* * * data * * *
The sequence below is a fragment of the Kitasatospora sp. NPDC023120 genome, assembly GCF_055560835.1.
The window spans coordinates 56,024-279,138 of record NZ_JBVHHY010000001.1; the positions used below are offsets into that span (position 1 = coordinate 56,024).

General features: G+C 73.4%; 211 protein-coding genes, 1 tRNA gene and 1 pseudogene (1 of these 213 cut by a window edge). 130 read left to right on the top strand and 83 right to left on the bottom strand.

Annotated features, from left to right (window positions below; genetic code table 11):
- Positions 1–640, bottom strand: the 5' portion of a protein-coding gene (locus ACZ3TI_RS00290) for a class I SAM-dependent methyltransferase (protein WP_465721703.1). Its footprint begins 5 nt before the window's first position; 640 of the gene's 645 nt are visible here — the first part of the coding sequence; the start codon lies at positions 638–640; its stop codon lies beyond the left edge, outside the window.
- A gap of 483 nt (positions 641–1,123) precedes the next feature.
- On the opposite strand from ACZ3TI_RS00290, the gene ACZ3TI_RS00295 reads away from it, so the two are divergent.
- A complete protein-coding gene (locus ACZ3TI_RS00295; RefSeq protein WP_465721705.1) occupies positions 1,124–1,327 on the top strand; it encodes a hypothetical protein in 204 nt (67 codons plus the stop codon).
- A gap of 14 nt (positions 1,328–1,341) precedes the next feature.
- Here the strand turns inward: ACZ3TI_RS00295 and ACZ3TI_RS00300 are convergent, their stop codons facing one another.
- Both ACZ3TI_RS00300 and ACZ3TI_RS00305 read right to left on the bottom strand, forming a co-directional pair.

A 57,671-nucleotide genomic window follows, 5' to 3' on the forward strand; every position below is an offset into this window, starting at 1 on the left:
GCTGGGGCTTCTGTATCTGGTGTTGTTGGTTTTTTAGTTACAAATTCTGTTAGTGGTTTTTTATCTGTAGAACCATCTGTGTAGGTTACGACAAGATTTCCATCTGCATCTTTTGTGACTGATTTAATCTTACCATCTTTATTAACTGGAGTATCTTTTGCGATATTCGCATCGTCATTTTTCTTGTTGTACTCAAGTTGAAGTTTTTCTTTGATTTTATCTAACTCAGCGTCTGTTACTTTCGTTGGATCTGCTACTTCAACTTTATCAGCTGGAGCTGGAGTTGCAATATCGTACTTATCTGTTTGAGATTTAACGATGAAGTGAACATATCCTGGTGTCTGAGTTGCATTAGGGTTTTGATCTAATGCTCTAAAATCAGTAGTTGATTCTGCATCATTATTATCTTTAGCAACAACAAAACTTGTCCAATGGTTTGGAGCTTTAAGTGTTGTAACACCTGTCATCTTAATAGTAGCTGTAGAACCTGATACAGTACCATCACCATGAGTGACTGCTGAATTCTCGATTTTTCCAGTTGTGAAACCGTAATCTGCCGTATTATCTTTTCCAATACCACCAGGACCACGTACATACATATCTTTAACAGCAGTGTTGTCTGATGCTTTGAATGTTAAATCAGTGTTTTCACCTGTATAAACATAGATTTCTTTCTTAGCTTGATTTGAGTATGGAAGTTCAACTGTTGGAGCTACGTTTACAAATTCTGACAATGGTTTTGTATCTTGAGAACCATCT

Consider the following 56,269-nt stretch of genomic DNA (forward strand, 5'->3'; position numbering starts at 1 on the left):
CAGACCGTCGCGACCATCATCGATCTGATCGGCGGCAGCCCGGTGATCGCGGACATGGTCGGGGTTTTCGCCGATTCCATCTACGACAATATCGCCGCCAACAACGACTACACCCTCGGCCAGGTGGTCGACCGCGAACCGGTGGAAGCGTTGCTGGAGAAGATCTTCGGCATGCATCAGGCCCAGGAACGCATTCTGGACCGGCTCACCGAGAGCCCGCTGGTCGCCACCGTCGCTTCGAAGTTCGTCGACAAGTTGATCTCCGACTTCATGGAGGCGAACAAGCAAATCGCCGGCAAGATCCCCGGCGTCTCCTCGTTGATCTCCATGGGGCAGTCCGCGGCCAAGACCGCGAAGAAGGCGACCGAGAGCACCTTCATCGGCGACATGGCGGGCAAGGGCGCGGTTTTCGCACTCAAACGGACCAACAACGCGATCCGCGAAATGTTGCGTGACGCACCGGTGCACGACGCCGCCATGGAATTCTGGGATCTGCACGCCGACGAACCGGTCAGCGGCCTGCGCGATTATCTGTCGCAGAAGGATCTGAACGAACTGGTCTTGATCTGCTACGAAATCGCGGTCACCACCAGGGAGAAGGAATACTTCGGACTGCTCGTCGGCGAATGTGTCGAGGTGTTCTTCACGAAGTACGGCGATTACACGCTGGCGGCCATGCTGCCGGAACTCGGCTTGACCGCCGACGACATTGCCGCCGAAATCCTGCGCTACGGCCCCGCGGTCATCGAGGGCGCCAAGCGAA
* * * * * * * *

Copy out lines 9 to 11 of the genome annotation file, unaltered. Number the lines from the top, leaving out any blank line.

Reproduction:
- A gap of 14 nt (positions 1,328–1,341) precedes the next feature.
- Here the strand turns inward: ACZ3TI_RS00295 and ACZ3TI_RS00300 are convergent, their stop codons facing one another.
- Both ACZ3TI_RS00300 and ACZ3TI_RS00305 read right to left on the bottom strand, forming a co-directional pair.